Toon-Te-Ching: Verse 10
Welcome to this week’s installment of the Toon-Te-Ching. Each week we are taking one of the 81 verses of the Tao-Te-Ching, pairing it with a toon and connecting the teaching to our work life.
Carrying body and soul
and embracing the one,
can you avoid separation?
Can you let your body become
as supple as a newborn child’s?
In the opening and shutting of heaven’s gate,
can you play the feminine part?
Can you love your people
and govern your domain
Giving birth and nourishing;
having, yet not possessing;
working, yet not taking credit;
leading without controlling or dominating.
One who heeds this power
brings the Tao to this very earth.
This is the primal virtue.
Bring your Whole Self. The first stanza encourages us to avoid separation. Are you a different person at work than you are at home? Are you able to compartmentalize your feelings and keep them separate from the work that needs to get done? Is there a masculine self that you bring to work and a feminine self that comes out when you’re home? When we fragment ourselves into pieces we end up spending a lot of our lives outside of our authentic self. Aside from the fact that we are in our full power when we are smack dab in the sweet spot of our true self, suppressing our true selves can lead to anxiety, addiction, poor health and all kinds of other bad stuff.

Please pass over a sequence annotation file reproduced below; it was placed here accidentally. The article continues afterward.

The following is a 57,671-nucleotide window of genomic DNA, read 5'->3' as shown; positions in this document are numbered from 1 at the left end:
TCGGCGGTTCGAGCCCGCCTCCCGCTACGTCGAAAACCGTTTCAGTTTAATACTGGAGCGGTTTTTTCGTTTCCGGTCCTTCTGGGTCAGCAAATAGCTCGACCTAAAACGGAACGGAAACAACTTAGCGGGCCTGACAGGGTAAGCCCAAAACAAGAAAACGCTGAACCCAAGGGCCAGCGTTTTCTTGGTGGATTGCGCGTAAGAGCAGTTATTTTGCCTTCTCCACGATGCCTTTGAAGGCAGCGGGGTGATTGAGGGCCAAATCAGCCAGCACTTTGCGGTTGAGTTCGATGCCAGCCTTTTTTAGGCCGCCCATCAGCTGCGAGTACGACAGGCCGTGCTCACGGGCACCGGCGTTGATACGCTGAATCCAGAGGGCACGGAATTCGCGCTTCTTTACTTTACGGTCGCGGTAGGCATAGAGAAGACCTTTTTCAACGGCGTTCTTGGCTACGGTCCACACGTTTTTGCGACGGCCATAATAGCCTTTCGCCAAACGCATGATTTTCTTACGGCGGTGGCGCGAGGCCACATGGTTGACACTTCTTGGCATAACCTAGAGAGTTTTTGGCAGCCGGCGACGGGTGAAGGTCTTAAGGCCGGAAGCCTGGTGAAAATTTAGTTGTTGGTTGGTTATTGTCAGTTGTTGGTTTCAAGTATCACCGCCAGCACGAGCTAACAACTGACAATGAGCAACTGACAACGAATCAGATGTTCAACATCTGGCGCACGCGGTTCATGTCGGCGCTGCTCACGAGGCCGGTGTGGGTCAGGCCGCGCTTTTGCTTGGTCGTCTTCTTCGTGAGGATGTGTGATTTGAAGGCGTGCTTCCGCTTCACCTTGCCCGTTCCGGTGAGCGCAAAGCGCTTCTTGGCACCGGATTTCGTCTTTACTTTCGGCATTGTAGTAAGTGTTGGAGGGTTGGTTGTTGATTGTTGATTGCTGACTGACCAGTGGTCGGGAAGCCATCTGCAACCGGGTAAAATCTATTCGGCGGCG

Bring on the Feminine! Having just finished teaching a workshop on Gender Wholeness, I was pleased to see that even Lao-Tzu agrees that we can all tap into our feminine energy some more. Yes, men, that means you too. If you are uncomfortable with the term ‘feminine’ perhaps you would prefer to use the specific characteristics that the Tao refers to. Creativity, nurturing, being of service and servant leadership.
Govern without Self-Importance. To anyone who has ever been in any management role and those who ever wish to, the Tao is asking you to drop the self-importance and lead with love. As I’m reading this, something is nagging at me. Have I led with self-importance? Perhaps. Let’s define self-importance and examine how it shows up in the workplace.
an exaggerated sense of one's own value or importance. "he was a big, blustering, opinionated cop, full of self-importance"
I suspect that when Lao-Tzu wrote this verse, he was referring to kings and leaders who relished in their royalty, splendor, and power. It made them feel important. This shows up at work in things like corner offices and access to important people. If you are name-dropping your CEO and quoting from conversations you’ve had with her, you might be governing with self-importance.
Brain Twist: How can you lead without controlling or dominating this week? I challenge you to find one place where you can control less and lead more.
Credit: Dyer, Wayne. Change Your Thoughts - Change Your Life: Living the Wisdom of the Tao. Hay House. Kindle Edition.